The Artist as a Young Girl

All sentient creatures devote a certain amount of their existence to figuring things out, humans more than most. One of the ways I've always gone about figuring things out is by telling myself stories about myself (and about the world and about my relations therein). While throughout my life I've told myself a series of successively different stories about my drive to creative work, such stories almost always begin the same-- with a recollection of two of my earliest memories that I at some point came to join with an arbitrary hinge. The scene of both
timmi-girl.gif memories is my grandparents' house. One of them I can place as having occurred sometime before I began kindergarten (which was a month before my fifth birthday), but the other memory, to which I tend to grant priority, is a moment without temporal markers that floats unanchored, as any notion of origin does, representing the moment when I became conscious of the poower of the aesthetic to transport me elsewhere, into another reality that co-exists with the mundane.


Memory 1.

I'm in my grandmother's living room, playing. Symphonic music is pouring out of the radio. I'm enthralled-- and then so overwhelmed with intesity and longing that I burst into loud, choking sobs and have to run out of the room, away from the sound. When the grownups ask me what's wrong, I can't explain. (I don't understand it myself.) I can only say "The music! The music! It's so beautiful!"-- and be scolded for carrying on over nothing. No doubt this behavior contributed to my family reputation of being "preoccupied," "nervous," and "self-dramatizing." "Sarah Bernhardt," my parents and brothers came to call me. Along, of course, with "(Little) Miss Know-It-All," the perfect tag for a bookworm for whom the ultimate punishment was confiscation of her library card.


Memory 2.

I'm in my grandmother's living room. It's afternoon and the house is crowded with informal (i.e., not dressed-up) company. Except for me there are only adults, and they seem to be talking (small talk and gossip) interminably. I'm sitting in my father's lap, in a slip-covered chair with two-foot wide padded arms, in the place where, when my grandparents' get their first set, the television will one day sit. I fidget and play games with my father's enormous palms and fingers and fiddle with his buttons, glasses and hair. I'm hoping that they'll move out to the kitchen to sit at the table and drink coffee and eat pastry or cake or cookies that my grandmother's baked. To alleviate my boredom and get himself some peace from my "monkey business," my father entertains me by teaching me how to tie my shoes. My father's method is to make two rabbit ears and wrap one around the other. He promises me that no on else in the family knows how to do this. (Later, I discover that my mother doesn't know this method, and when I go to school I find that my classmates and teachers can't understand how it's possible to make bows in such a way, and to my utter glee and joy, my brother, one year younger than I am, is taught by my mother, and so doesn't know how to do it, either.) The method works like magic. I master the magic and make neat, long-eared bows by myself. My gratification is enormous.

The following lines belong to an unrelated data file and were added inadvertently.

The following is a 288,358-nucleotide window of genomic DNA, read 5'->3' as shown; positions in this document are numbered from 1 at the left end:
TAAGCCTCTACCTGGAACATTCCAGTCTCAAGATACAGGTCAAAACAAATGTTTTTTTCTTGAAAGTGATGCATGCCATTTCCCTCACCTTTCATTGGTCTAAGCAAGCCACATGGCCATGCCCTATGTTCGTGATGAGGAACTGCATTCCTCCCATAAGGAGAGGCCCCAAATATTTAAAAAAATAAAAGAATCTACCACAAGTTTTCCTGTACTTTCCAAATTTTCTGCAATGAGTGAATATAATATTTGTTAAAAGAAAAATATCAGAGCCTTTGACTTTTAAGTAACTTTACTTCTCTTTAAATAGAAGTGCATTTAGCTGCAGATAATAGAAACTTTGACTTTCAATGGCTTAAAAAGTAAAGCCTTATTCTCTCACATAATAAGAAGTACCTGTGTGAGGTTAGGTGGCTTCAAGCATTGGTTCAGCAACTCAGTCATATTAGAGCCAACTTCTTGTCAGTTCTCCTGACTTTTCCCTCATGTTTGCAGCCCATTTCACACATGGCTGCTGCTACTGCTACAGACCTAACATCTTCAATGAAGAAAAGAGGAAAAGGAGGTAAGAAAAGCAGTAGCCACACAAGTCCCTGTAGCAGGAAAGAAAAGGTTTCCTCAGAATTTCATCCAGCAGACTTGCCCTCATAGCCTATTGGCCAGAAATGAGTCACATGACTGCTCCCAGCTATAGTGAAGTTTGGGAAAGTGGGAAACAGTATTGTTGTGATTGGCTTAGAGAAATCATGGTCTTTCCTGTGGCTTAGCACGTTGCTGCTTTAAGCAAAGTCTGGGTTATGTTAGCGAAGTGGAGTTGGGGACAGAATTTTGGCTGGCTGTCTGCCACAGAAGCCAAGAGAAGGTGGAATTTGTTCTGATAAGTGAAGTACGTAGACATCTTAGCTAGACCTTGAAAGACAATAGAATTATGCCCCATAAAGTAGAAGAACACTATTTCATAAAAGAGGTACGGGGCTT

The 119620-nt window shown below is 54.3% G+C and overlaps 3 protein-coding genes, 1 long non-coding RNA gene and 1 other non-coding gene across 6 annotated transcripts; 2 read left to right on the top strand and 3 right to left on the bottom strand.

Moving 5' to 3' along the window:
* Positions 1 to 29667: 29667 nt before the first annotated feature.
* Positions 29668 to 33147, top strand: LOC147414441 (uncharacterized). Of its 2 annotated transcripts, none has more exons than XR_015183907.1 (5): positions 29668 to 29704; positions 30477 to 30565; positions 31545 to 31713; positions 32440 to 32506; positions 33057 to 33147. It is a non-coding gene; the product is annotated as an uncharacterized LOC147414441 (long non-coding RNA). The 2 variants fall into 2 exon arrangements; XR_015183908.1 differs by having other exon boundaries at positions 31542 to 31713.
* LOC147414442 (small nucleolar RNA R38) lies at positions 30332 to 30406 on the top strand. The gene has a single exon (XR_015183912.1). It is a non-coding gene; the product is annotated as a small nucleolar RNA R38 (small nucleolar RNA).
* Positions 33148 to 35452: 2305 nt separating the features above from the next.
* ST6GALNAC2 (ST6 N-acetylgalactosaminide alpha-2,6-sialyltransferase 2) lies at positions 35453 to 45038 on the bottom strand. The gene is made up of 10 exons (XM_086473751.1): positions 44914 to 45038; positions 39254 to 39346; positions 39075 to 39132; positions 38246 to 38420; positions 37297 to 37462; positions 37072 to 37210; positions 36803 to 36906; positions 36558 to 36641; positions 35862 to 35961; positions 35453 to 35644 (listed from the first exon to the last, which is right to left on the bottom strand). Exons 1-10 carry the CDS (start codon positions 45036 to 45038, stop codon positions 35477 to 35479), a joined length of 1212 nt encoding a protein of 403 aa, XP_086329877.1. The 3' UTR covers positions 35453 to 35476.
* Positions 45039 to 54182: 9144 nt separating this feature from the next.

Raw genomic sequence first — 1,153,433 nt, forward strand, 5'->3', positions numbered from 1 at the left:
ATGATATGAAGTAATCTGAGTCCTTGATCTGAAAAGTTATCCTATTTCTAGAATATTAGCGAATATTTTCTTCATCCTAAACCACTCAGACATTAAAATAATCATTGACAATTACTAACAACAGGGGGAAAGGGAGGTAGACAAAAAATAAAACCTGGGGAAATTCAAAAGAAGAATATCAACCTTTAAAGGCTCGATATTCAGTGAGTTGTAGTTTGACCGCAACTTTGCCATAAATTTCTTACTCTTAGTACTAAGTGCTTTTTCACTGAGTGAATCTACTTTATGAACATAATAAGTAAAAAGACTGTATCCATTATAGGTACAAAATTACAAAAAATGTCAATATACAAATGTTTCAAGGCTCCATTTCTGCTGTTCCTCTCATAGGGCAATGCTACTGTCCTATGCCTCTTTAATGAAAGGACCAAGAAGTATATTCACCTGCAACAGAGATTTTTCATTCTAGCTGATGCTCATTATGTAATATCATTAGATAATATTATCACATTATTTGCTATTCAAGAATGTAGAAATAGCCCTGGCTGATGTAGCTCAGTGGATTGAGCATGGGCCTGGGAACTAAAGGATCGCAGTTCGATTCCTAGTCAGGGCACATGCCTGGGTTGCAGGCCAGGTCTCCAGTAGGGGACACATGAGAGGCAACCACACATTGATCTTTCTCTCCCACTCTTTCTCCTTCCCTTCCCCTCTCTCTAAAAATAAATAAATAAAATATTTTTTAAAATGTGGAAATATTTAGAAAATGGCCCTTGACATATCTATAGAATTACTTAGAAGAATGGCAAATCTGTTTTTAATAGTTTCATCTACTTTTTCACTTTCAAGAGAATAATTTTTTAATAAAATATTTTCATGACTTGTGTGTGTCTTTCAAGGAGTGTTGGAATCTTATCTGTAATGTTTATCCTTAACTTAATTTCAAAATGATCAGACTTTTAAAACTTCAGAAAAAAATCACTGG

Memory 1 is a story I've told myself-- and until now, almost no one else-- all my life. It is the emblem for my deep creative and aesthetic passion. While I was a child, it signified my difference from others as well as my intimacy with the ecstatic, which I soon found accessible through music. The fact that this passion was off the visible spectrum of everyone in my family and most of my peers (until I reached high school) gave me a world private from everyone around me-- though still real if otherwhere-- a world I at first longed to belong to and then gradually came to believe I did indeed belong to. I'm speaking of the world made up of composers and musicians who made the passion possible. How I hinged together Memory 1 and Memory 2 into the same story can be best illustrated by a third, later memory.


Memory 3.

I'm in the second grade, which means I'm six or seven years of age. I haven't yet started piano lessons (which, like the arrival of a real piano, happens in the third grade). I have a toy grand piano with an ocatve and a half of keys that work, and I play (by ear) on any big old upright piano I ever have the joy to encounter. (I remember several of these belonging to relatives and neighbors and friends and acquaintances of my parents.) One afternoon at school, our teacher, Mrs. Covington, tells us that we will be going into the third-grade room and that each of us is to squeeze in together with a third-grader, sharing the seats of their desks. This makes me nervous because I'm terrified of Mrs. Russell, the third-grade teacher known for her strictness, and because I'm in awe of third-graders (as I am of members of all higher grades). I forget my nervousness,though, when I find out we're going to be singing. Mr. Becker, not Mrs. Russell, is in charge of the room. (I remember Mr. Becker mainly for his frequent sarcastic remarks about how Elvis Presley sounded like a "bellowing cow.") Mr. Becker was the church's organist and choir director. It turned out he was auditioning us for the Junior Choir. (Though I didn't realize it at the time, this was my first of many auditions to come.)